09:00 Get yours at Briós Kávézó (breakfast £2.50, Pozsonyi út 16, tel. +36 17896110), named after the French breakfast pastry brioche. This Hungarian staple is even better with hot chocolate.

11:00 Once you’re fuelled up, wander over the iconic Széchenyi Chain Bridge, across the River Danube between Buda and Pest, the western and eastern sides of Budapest. The bridge dates back to 1849.

12:00 Take the funicular (a short but scenic rail journey) from Clark Ádám tér at the Buda end of the Chain Bridge to the Castle District, a Unesco site.

This area was established around 1265, and there’s plenty to explore. It’s small enough to get round on foot, so take in the Vienna Gate, once a medieval market, the baroque Matthias Church and the horseback statue of András Hadik, a general in the Hussar
(a branch of cavalry that began in Hungary).

Check out the horse’s shiny yellow testicles, which are a different colour to the rest of the statue. Apparently students polish them for luck on the morning of their exams.

13:00 Buda Castle, also known as the Royal Palace, is the main building in the district, and is home to the Hungarian National Gallery (entry £3.40,, where you can gaze at stunning 20th-century paintings, Renaissance stone carvings and modern artwork on display.

14:00 For a cheap and cheerful lunch, Menza (mains from £5, is a must. It’s full of trendy young professionals grabbing a quick bite. Go large and order one of their popular burgers – you won’t be disappointed. 

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16:00 Still peckish? Head on over to Great Market Hall (, Budapest’s most popular tourist attraction.

More than a century old, the grand venue – built to rival Les Halles in Paris and Covent Garden in London – boasts all sorts of Hungarian delicacies, including strings of garlic, salamis, pastries and wines.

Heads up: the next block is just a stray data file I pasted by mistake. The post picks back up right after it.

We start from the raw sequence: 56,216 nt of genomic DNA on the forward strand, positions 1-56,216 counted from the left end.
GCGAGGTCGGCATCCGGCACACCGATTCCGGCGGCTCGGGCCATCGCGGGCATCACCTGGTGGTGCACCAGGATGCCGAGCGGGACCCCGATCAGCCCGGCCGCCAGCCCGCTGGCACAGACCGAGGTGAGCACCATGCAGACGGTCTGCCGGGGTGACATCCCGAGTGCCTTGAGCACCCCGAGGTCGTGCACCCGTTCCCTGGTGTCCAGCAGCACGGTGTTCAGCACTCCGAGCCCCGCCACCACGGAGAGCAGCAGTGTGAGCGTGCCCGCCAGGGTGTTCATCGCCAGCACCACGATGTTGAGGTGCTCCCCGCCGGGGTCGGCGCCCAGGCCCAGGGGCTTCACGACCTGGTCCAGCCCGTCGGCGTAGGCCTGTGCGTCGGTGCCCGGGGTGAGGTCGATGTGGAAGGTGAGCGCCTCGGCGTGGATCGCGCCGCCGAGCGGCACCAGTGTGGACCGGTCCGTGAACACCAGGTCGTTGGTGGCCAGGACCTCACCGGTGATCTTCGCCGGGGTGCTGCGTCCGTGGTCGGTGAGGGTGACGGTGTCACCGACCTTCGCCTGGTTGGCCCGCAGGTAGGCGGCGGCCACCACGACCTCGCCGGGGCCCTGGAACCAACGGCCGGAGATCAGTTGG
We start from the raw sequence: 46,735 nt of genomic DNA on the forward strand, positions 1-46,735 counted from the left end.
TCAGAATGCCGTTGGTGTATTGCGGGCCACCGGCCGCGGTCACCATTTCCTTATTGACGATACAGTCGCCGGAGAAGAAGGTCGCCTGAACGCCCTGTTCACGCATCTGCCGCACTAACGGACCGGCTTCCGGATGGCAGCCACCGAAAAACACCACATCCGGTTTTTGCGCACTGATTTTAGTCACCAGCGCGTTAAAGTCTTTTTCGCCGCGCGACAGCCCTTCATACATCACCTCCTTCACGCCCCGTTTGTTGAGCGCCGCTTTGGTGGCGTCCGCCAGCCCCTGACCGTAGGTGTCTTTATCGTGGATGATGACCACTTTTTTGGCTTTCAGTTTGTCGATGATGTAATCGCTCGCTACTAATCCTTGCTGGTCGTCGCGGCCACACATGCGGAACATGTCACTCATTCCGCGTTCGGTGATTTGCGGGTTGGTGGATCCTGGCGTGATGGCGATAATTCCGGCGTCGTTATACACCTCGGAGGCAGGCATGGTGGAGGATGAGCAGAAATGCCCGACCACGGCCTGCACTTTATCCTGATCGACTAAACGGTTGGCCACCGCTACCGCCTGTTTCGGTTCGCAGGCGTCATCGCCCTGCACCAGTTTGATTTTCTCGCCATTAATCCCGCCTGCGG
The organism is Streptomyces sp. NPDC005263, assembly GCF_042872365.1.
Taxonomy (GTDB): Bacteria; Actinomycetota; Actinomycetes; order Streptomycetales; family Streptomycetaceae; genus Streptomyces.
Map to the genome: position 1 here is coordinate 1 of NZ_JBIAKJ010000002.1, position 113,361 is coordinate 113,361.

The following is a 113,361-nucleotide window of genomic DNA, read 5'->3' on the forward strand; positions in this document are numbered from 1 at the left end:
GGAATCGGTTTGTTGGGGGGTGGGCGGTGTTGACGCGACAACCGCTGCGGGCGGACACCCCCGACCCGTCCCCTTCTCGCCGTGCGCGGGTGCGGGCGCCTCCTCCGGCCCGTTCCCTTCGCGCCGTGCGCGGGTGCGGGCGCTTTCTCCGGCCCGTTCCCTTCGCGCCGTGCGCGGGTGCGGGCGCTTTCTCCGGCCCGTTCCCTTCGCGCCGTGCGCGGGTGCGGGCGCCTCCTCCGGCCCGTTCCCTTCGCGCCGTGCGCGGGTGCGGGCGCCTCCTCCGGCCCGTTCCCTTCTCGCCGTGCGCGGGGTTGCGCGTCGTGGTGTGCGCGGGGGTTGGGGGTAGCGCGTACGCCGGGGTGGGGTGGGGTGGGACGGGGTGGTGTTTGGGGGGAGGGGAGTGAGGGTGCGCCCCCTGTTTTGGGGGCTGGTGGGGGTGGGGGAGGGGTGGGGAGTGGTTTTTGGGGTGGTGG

Look out for the themed food events, as well as the cooking demonstrations throughout the day.

20:00 Before a night on the town, treat yourself to dinner at Spoon (mains from £11,, a fusion restaurant which floats on the river.

This is an ultra-romantic place to eat and has jaw-dropping views over the Danube, to the Castle District and the Chain Bridge, which lights up at night. The food is spot-on – definitely worth splurging.

23:00 Now make your way to Corvintetö (drinks from £3,, where you’ll find a hip crowd dancing until the wee hours to drum ‘n’ bass.

This is a cool venue – the top floor of a department store converted into a nightclub. You won’t have long to wait at the impressive 30m-long bar, so grab a beer then head to the rooftop terrace to boogie the night away under the stars.


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10:00 After a well-deserved lie in, amble to Gerlóczy Café for a hearty hangover-preventing brekky, which is served until noon.

11:00 Make a quick stop at Budapest Zoo (entry £6.80,, one of the oldest zoos in the world.

Gawp at prairie dog puppies, gorilla babies, orangutans, hippos, elephants, tigers, 70 species of insects and more.

13:00 You’ll need to refuel, so stop at Új Sípos Halászkert (mains £5.50, for a bowl of fish soup for lunch. Dine alfresco and while away an hour people-watching.

14:30 Budapest is famous for its Turkish baths, so don’t leave without spending a few hours lazing in them.

The largest complex is the Széchenyi Bath And Spa (weekend ticket £11.25), which dates back to 1881 and has 10 indoor and four outdoor thermal baths.

Also book massages, facials and other beauty treatments, including underwater jet therapy, here.

17:00 With your energy levels topped up, stroll to the Palace Of Arts (, near Lágymányosi Bridge, to check out the modern art museum.

The building alone is worth a visit – at 10,000sqm, it’s the size of a small village.

Explore the Bartók National Concert Hall, a beautiful building which hosts all music genres, from Jimi Hendrix tributes to classical piano concerts.

20:00 For traditional Hungarian food, we recommend dining at the popular Karpatia Restaurant (mains from £10).

A gypsy band provides the soundtrack while you chow down on tasty dishes such as paprika chicken and goulash.

22:00 Finish off the night by sampling Hungary’s national tipple. The lively A38 bar (drinks from £2, serves Pálinka, a fruit brandy that goes down a treat.

Try the apricot, strawberry and raspberry flavours which will gear you up for another night on the tiles.

Return flights from London to Budapest cost from £130 with easyJet  |

Photos: Getty; Thinkstock; Budapest Tourism Office